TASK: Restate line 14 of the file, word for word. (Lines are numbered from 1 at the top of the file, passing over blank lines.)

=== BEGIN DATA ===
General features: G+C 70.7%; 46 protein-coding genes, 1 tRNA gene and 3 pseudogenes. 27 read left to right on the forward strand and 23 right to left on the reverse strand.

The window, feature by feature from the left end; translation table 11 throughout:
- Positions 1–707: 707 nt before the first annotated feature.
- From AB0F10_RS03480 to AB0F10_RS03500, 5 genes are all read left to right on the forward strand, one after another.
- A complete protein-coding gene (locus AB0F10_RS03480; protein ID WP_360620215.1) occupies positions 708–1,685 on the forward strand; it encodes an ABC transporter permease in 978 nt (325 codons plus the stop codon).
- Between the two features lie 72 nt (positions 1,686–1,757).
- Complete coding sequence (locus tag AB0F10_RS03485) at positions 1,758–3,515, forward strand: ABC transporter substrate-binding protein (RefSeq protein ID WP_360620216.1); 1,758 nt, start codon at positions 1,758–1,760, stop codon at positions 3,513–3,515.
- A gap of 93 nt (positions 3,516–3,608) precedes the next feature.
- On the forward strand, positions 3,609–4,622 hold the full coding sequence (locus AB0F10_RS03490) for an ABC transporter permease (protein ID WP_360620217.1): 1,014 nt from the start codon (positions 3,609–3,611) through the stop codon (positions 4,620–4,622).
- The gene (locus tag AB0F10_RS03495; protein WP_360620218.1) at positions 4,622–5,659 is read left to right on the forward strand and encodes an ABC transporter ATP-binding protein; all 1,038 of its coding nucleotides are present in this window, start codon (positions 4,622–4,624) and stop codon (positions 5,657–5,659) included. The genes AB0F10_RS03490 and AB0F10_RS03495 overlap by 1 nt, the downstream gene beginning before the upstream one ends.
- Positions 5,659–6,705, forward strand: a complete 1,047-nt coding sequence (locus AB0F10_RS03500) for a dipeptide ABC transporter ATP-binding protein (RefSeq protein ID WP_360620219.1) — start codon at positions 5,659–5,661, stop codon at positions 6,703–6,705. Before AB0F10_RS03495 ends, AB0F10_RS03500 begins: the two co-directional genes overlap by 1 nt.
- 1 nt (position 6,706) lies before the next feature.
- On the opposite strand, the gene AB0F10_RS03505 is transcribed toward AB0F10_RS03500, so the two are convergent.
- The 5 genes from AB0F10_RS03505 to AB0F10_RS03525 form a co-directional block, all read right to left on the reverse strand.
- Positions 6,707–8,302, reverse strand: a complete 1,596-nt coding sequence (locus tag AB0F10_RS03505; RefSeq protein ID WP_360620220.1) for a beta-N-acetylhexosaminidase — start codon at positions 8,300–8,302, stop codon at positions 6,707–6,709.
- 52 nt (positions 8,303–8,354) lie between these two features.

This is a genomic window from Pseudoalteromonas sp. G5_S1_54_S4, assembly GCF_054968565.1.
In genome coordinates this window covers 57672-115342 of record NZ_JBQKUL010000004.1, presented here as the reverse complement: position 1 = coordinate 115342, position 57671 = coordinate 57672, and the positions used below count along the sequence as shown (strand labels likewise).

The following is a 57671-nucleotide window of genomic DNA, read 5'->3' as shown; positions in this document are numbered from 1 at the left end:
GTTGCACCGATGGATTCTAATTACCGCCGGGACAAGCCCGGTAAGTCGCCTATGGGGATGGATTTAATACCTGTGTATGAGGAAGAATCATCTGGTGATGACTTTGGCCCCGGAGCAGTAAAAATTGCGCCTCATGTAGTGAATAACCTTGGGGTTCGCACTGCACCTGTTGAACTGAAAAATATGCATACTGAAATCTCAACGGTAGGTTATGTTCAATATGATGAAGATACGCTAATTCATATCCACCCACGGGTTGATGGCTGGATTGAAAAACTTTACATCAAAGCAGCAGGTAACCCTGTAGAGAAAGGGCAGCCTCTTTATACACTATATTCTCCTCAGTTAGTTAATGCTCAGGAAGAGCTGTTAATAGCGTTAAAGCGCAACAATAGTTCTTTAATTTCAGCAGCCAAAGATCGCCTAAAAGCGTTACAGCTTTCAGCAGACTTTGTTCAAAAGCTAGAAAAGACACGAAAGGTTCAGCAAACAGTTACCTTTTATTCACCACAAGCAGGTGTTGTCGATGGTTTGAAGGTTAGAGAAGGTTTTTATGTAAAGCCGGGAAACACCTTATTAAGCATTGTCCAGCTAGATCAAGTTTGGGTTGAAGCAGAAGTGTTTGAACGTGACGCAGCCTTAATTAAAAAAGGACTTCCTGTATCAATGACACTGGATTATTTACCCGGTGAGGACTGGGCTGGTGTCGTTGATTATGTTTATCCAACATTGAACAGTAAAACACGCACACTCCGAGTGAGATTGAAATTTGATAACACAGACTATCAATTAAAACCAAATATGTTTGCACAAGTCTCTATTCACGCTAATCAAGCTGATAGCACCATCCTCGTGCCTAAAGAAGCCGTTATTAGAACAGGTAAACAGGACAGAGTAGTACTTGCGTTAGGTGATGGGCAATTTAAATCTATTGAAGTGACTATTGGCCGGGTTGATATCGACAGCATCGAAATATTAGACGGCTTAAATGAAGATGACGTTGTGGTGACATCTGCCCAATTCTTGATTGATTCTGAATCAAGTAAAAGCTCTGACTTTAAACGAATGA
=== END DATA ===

- The 5 genes from AB0F10_RS03505 to AB0F10_RS03525 form a co-directional block, all read right to left on the reverse strand.